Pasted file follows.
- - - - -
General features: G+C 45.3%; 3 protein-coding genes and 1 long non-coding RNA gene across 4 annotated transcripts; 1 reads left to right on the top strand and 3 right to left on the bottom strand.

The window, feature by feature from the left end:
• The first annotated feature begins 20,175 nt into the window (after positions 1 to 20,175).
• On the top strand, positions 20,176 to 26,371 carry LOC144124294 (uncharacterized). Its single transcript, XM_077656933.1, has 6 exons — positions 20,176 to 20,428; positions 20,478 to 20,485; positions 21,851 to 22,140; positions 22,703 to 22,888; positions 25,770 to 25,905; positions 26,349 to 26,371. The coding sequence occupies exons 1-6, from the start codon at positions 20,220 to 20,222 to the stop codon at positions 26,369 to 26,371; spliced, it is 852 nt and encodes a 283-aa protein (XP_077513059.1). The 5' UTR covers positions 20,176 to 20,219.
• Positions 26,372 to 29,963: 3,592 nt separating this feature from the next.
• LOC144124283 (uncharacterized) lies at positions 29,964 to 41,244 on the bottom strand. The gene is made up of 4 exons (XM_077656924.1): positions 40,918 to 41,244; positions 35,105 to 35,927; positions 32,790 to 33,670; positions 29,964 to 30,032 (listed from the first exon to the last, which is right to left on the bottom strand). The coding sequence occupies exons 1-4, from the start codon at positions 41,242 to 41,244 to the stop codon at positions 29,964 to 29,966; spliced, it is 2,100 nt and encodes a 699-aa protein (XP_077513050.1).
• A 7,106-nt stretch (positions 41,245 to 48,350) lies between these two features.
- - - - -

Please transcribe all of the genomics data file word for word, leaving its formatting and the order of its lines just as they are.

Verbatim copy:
General features: G+C 45.3%; 3 protein-coding genes and 1 long non-coding RNA gene across 4 annotated transcripts; 1 reads left to right on the top strand and 3 right to left on the bottom strand.

The window, feature by feature from the left end:
• The first annotated feature begins 20,175 nt into the window (after positions 1 to 20,175).
• On the top strand, positions 20,176 to 26,371 carry LOC144124294 (uncharacterized). Its single transcript, XM_077656933.1, has 6 exons — positions 20,176 to 20,428; positions 20,478 to 20,485; positions 21,851 to 22,140; positions 22,703 to 22,888; positions 25,770 to 25,905; positions 26,349 to 26,371. The coding sequence occupies exons 1-6, from the start codon at positions 20,220 to 20,222 to the stop codon at positions 26,369 to 26,371; spliced, it is 852 nt and encodes a 283-aa protein (XP_077513059.1). The 5' UTR covers positions 20,176 to 20,219.
• Positions 26,372 to 29,963: 3,592 nt separating this feature from the next.
• LOC144124283 (uncharacterized) lies at positions 29,964 to 41,244 on the bottom strand. The gene is made up of 4 exons (XM_077656924.1): positions 40,918 to 41,244; positions 35,105 to 35,927; positions 32,790 to 33,670; positions 29,964 to 30,032 (listed from the first exon to the last, which is right to left on the bottom strand). The coding sequence occupies exons 1-4, from the start codon at positions 41,242 to 41,244 to the stop codon at positions 29,964 to 29,966; spliced, it is 2,100 nt and encodes a 699-aa protein (XP_077513050.1).
• A 7,106-nt stretch (positions 41,245 to 48,350) lies between these two features.